In view of the production delays of AstraZeneca and Pfizer, the European Commission decided to limit vaccine exports to Covid-19 to cases where pharmaceutical companies were able to respond to orders initiated by EU countries. The World Health Organization (WHO) sees this restriction as a new form of nationalism and argues that the vaccination plan should give priority to health professionals and risk groups around the world, and only then should it expand to the majority of the population , who has no professions or clinical risk records.
The position was taken by two WHO leaders at the Davos Forum, which is taking place this year in digital format, due to confinements and travel restrictions. Tedros Adhanom Ghebreyesus, director of WHO, argued that the logic that favors certain countries over others may prolong the time necessary for the global social and economic recovery.
In addition to classifying these types of strategies as a “catastrophic moral failure”, Ghebreyesus considered that the lack of a global vaccine distribution plan will “keep the pandemic going and… diminish the economy’s ability to recover”.
This position was supported by the Brazilian doctor Mariângela Simão, who also takes on a position in the direction of the WHO and who described the restrictions on the export of vaccines as a “very worrying trend”, says the BBC.
About 95% of vaccinations took place in 10 countries and only two countries with average incomes and one country with incomes classified as low initiated immunization programs.
To this scenario of concentration of vaccines in few countries of the Globe, the dispute that the European Commission had at the end of the week when revealing that the Swedish pharmaceutical AstraZeneca is not meeting the deadlines of the orders that it accepted after entering into a confidential agreement is added. . Brussels also expressed dissatisfaction with Pfizer, as it did not deliver vaccines on time.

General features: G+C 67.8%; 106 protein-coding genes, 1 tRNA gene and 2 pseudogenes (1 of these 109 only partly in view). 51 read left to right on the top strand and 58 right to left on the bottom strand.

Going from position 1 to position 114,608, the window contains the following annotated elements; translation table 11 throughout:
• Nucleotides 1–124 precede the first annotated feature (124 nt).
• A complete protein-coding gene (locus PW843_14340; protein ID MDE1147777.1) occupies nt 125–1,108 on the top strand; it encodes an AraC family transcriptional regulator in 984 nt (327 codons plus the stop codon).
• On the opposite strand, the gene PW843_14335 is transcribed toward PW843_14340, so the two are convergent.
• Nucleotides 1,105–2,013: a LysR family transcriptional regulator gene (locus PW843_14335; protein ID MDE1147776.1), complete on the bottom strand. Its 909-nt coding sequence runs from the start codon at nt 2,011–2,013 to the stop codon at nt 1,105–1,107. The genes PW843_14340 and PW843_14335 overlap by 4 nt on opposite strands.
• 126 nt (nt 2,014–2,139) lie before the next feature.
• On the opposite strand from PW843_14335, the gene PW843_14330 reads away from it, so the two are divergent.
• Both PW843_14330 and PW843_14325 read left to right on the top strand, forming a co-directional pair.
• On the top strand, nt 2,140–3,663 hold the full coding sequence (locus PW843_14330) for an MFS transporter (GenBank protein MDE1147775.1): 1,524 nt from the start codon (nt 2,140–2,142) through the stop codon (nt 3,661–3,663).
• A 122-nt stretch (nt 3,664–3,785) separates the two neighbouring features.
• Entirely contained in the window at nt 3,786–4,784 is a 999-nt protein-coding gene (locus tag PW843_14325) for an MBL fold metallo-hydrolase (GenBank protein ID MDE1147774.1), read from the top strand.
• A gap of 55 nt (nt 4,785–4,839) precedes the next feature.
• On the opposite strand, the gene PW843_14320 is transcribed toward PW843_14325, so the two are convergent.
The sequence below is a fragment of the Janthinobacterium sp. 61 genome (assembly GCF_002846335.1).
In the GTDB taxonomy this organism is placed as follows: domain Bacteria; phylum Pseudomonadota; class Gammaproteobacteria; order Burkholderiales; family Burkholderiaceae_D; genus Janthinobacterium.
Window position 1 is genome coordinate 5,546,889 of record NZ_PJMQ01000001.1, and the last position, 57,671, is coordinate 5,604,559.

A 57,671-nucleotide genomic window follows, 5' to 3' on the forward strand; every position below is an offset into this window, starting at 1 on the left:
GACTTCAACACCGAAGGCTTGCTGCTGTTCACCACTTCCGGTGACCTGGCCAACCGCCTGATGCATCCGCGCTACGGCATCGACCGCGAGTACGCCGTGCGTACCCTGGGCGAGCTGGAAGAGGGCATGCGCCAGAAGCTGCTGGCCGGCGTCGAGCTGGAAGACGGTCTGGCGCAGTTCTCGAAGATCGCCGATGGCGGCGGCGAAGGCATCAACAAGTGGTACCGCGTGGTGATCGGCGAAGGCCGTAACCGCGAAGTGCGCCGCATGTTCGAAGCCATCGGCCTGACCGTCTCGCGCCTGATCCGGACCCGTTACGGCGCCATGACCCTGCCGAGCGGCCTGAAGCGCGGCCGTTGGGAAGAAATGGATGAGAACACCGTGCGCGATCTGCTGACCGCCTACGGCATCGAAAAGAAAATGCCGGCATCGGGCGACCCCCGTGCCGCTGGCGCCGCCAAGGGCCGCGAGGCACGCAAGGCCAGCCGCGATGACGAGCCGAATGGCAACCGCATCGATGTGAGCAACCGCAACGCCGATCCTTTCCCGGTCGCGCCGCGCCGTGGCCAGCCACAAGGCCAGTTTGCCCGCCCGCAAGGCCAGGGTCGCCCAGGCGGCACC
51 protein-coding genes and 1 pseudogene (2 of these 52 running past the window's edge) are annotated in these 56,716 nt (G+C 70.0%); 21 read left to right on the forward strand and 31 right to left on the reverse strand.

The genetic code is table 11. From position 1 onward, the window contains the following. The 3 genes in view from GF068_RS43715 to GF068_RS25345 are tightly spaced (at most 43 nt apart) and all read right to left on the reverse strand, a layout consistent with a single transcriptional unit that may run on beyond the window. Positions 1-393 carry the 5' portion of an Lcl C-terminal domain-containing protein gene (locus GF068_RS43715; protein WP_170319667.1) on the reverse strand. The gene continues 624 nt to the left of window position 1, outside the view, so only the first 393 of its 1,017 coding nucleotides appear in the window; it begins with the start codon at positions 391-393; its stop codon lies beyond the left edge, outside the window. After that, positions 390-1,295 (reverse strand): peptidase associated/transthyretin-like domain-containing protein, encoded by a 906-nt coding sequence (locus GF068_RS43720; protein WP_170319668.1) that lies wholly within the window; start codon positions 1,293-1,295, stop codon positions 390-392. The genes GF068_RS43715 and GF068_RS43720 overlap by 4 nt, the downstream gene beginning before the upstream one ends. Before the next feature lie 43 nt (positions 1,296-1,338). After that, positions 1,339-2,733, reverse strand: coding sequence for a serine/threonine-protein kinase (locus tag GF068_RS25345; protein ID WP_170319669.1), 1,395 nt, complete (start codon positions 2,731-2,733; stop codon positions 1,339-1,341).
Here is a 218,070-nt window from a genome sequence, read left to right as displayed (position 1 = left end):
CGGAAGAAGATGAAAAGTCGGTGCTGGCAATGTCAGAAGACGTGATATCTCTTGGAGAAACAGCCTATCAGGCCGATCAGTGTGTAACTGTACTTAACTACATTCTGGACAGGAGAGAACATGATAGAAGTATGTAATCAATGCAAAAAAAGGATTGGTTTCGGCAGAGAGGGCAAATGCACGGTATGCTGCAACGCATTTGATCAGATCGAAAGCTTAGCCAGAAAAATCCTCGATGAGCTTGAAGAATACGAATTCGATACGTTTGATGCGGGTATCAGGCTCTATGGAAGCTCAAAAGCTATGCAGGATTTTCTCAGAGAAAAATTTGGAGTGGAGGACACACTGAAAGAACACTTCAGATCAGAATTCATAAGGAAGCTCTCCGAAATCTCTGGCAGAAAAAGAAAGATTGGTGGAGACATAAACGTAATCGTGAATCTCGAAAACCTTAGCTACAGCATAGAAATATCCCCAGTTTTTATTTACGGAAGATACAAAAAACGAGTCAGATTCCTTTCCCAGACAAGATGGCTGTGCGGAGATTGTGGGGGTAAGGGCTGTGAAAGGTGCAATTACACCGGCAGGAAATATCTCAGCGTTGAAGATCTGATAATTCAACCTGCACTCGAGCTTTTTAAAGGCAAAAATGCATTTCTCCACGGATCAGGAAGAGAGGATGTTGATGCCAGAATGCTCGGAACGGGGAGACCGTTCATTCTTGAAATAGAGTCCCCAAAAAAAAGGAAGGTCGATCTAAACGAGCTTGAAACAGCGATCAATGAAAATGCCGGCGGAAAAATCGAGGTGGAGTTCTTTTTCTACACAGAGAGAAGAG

In the case of AstraZeneca, the delays were justified by failures in the activities of the factories located in the Netherlands and Belgium. The pharmaceutical company also points the finger at the allegedly late dates when the orders will have been signed.
On the other hand, Pfizer justified the delays with the expansion works of a factory located in Belgium. In relation to Pfizer, the production of vaccines also takes on international policy features – which refer to the UK’s own exit from the European Union.
The European Commission considers that vaccines produced by Pfizer in factories in the United Kingdom are primarily targeted at European citizens. This claim can take on unpredictable diplomatic contours, since recently a new legal tool was approved that gives the 27 member states the possibility to veto exports of vaccines, whenever they consider that the interests of the respective populations are not protected.
” The protection and security of our citizens is the priority and the challenges we are facing have left us with no alternative but this one”, says an official European Commission position cited by the BBC.
The European Commission has ordered 400 million vaccines from AstraZeneca, 300 million from Sanofi-GSK, 400 million from Johnson & Johnson, 600 million from Pfizer-BioNTech, 405 million from CureVac, and 106 million from Moderna.
Restrictions on vaccine exports are expected to affect a total of 100 countries – but there are also a total of 92 countries that are not covered by these rules. Some countries in the Balkans, Norway, Switzerland, Lebanon, Israel and North African countries are included in the exceptions.